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@c
@c  COPYRIGHT (c) 1988-2002.
@c  On-Line Applications Research Corporation (OAR).
@c  All rights reserved.

@chapter CPU Initialization

This section describes the general CPU and system initialization sequence
as it pertains to the CPU dependent code.

@section Introduction

XXX general startup sequence description rewritten to make it more
applicable to CPU depdent code in executive

@section Initializing the CPU

The _CPU_Initialize routine performs processor dependent initialization.

@example
void _CPU_Initialize(
  void            (*thread_dispatch)  /* may be ignored */
)
@end example

The thread_dispatch argument is the address of the entry point for the
routine called at the end of an ISR once it has been decided a context
switch is necessary.  On some compilation systems it is difficult to call
a high-level language routine from assembly.  Providing the address of the
_Thread_ISR_Dispatch routine allows the porter an easy way to obtain this
critical address and thus provides an easy way to work around this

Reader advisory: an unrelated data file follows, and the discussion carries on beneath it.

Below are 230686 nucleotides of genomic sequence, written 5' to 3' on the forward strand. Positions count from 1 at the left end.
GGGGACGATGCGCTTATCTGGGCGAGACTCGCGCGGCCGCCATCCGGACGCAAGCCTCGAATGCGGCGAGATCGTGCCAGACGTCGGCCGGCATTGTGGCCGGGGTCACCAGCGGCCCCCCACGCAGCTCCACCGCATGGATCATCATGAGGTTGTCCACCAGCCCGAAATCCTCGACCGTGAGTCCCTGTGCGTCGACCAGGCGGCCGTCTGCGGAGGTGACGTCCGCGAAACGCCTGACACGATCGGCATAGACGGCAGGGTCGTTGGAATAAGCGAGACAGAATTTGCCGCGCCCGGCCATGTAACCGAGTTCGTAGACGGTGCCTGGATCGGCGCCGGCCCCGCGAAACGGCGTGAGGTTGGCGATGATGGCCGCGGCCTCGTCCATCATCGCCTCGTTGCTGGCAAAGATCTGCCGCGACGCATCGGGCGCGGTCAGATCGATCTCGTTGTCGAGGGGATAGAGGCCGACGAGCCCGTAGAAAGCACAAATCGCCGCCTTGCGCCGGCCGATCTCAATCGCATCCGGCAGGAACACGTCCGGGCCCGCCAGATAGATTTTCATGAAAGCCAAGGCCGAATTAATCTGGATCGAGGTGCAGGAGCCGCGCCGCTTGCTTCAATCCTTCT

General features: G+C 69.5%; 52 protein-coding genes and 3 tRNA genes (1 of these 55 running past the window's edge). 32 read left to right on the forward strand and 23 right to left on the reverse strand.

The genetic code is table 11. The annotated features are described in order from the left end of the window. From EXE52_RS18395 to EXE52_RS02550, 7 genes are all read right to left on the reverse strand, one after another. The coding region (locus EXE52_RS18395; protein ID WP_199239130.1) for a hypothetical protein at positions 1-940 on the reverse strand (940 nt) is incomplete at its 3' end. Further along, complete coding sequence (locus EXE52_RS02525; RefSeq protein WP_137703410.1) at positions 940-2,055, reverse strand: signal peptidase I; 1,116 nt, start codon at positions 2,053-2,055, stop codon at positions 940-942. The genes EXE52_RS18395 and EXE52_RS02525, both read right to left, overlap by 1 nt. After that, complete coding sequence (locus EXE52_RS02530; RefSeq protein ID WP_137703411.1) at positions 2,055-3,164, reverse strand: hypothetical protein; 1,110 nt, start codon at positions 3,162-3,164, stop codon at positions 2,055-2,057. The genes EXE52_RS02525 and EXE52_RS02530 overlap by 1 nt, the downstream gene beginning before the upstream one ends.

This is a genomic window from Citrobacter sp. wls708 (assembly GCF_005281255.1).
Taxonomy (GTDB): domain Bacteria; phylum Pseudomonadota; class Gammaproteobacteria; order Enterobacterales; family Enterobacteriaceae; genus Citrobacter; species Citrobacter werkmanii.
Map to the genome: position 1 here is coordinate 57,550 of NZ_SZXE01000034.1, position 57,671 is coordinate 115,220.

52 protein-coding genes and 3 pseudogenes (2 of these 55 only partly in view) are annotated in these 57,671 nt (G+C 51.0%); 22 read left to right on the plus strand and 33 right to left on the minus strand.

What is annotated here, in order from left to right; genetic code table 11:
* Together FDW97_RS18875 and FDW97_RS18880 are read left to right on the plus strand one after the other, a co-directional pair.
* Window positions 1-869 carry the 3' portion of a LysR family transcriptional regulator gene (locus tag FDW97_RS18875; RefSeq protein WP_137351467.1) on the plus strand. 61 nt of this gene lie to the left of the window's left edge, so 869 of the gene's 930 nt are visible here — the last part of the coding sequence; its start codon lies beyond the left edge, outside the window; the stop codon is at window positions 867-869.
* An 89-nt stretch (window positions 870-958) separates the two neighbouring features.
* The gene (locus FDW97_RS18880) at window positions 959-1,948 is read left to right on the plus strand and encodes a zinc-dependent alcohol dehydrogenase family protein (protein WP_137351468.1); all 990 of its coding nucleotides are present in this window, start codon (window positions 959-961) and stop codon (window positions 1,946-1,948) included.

limitation on these systems.

If you encounter this problem save the entry point in a CPU dependent
variable as shown below:

@example
_CPU_Thread_dispatch_pointer = thread_dispatch;
@end example


During the initialization of the context for tasks with floating point,
the CPU dependent code is responsible for initializing the floating point
context.  If there is not an easy way to initialize the FP context during
Context_Initialize, then it is usually easier to save an "uninitialized"
FP context here and copy it to the task's during Context_Initialize.  If
this technique is used to initialize the FP contexts, then it is important
to ensure that the state of the floating point unit is in a coherent,
initialized state.